Valley action highlights Harvey’s millions while workers face pay cuts
Workers take to Brisbane streets today to protest JobKeeper corporate welfare propping up rich-lister bank accounts while workers are left to languish as wages fall behind the cost of living.
Rallies are planned across the state outside Brisbane, Townsville and Cairns outlets of retail superstore Harvey Norman and subsidiaries, which made a 116 per cent profit over the year as well as pocketing a $22 million Jobkeeper subsidy from the taxpayer during the COVID pandemic. Similar actions are underway in locations around the country.
Gerry Harvey, owner of Harvey Norman, gloated last year of increasing profits and turnover but has lined up behind his National Retail Association calling on the Fair Work Commission to freeze workers’ wages in the upcoming minimum wage case.
Mr Harvey, who the Australian Financial Review ranked 31st richest person in Australia in 2020 with a personal wealth of $2.57 billion, says he will not pay back the JobKeeper subsidy.
Queensland Council of Unions General Secretary Michael Clifford said Harvey Norman’s stance was a slap in the face to workers in Queensland. This state had 728,500 workers on Jobkeeper from July to September 2020, at the same time as the retail superstore was racking up its huge profit.
Across Queensland, holiday hotspots including the Gold Coast and the tropical north were among the most exposed to the end of JobKeeper.
Employer groups – such as the National Retail Association – representing some of the biggest companies in Australia are now arguing that there should be no minimum wage increase at all this year or that any increase should be delayed.
The Morrison government has also warned against significant minimum wage increases being granted to 2.2 million low-paid workers.
The quickening labour market recovery – more than 940,000 jobs have added over the past year — has failed to spark wages growth, and inflation is forecast to outstrip wage rises in the next few years.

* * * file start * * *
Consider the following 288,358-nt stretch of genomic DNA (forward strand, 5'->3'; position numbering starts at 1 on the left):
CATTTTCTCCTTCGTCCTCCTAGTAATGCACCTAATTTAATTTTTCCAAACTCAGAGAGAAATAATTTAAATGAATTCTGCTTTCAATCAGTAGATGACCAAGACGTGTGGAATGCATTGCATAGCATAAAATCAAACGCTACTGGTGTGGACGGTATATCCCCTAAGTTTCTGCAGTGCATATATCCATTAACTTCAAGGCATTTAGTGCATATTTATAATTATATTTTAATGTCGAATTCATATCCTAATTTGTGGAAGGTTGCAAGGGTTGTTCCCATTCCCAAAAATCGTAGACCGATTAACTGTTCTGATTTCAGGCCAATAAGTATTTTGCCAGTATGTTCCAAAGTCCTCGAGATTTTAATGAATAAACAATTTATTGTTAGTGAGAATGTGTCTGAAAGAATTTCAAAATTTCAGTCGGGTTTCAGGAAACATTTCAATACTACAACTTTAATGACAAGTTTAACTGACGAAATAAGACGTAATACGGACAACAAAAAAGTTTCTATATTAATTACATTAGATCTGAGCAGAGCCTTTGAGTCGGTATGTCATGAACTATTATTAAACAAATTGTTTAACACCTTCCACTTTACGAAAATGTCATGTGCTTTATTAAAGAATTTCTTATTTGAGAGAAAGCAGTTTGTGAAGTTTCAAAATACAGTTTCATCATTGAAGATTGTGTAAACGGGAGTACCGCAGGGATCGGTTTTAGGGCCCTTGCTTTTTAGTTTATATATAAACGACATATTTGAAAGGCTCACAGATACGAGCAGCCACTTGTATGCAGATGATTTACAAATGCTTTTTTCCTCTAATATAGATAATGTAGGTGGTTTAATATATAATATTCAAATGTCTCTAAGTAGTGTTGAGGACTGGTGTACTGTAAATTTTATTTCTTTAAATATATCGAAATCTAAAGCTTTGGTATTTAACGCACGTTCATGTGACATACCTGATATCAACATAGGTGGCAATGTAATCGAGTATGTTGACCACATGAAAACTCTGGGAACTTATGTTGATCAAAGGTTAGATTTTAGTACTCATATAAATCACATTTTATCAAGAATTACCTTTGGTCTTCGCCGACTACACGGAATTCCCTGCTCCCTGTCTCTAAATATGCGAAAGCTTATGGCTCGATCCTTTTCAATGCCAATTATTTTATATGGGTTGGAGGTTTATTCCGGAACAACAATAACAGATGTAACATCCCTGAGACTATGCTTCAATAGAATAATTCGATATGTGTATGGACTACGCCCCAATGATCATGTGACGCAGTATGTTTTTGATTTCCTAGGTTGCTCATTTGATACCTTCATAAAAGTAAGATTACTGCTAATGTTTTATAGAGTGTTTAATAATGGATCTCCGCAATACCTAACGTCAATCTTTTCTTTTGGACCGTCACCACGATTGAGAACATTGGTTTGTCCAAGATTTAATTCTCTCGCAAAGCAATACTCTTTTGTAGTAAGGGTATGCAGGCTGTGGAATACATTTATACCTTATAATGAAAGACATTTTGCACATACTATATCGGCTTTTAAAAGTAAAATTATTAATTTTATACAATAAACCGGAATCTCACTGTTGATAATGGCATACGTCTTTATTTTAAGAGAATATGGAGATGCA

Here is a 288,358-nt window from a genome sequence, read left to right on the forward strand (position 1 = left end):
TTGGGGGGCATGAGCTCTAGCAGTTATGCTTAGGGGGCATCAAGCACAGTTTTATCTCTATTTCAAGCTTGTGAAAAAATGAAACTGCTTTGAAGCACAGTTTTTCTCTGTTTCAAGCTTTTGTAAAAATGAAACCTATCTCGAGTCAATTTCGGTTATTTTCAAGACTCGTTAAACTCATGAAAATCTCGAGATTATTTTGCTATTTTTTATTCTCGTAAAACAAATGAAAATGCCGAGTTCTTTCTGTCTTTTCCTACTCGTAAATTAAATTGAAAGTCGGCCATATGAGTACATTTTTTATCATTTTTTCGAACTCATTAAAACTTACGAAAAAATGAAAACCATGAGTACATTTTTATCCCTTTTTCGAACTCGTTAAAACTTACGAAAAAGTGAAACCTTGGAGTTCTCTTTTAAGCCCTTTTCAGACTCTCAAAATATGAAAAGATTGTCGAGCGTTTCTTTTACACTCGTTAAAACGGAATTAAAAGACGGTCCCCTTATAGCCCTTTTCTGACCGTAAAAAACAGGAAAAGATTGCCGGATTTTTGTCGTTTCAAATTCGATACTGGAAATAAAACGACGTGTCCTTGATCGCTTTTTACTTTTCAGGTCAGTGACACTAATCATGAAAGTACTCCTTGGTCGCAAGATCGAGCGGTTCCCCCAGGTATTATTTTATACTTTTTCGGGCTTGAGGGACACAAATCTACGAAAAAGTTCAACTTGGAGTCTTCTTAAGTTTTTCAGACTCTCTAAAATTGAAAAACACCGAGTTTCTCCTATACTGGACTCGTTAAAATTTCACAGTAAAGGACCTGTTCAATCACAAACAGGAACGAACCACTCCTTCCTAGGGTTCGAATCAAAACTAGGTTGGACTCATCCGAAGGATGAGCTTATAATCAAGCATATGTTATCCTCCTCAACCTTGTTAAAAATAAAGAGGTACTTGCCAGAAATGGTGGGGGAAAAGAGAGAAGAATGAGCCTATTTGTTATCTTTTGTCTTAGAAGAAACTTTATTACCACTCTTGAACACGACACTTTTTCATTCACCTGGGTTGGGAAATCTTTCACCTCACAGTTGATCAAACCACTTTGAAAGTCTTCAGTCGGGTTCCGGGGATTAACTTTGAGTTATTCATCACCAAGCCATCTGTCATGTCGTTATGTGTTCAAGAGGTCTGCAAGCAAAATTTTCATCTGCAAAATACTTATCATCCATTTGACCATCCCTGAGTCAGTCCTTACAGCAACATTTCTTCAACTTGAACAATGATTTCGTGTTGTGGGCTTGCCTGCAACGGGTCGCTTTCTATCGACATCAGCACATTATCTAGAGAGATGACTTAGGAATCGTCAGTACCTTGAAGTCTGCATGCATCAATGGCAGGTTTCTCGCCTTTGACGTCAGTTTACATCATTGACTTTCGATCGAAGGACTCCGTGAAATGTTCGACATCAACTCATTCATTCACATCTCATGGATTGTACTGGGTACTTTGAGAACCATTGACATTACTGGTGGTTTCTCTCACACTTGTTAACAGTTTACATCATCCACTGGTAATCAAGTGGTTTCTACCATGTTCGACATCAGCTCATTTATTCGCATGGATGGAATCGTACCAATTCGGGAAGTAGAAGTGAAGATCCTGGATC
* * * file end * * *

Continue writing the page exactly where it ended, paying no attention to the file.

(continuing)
Mr Clifford said any outcome that results in a below inflation wages increase is not a pay freeze but a real pay cut.
“It would be deeply unfair and bad for the economy to effectively cut the pay of the low-paid workers who kept our economy going during this crisis – our cleaners, supermarket workers and delivery workers, our health and aged care workers.
“This problem has become worse with the largest surge of insecure jobs in our nation’s history in the last six months,” he said.
“Job insecurity feeds low wage growth. The budget assumes consumer spending will increase, but how will it increase if wages go backwards?
“The recovery – such as it is – is being driven by consumer spending, which is unsustainable without wage rises and more job security for working people. The Morrison Government can act immediately to address both these issues,” he said.
The annual wage review directly determines wage increases for around 25 per cent of the workforce. The federal government should be arguing alongside unions for wage increases. If they did so it would make a huge difference, he said.
“Perhaps they are more concerned with upsetting their friends in big business like Gerry Harvey who are putting their energies into arguing for pay cuts and wage freezes,” Mr Clifford said. “We need a recovery which provides for the working people who carried us through the pandemic.”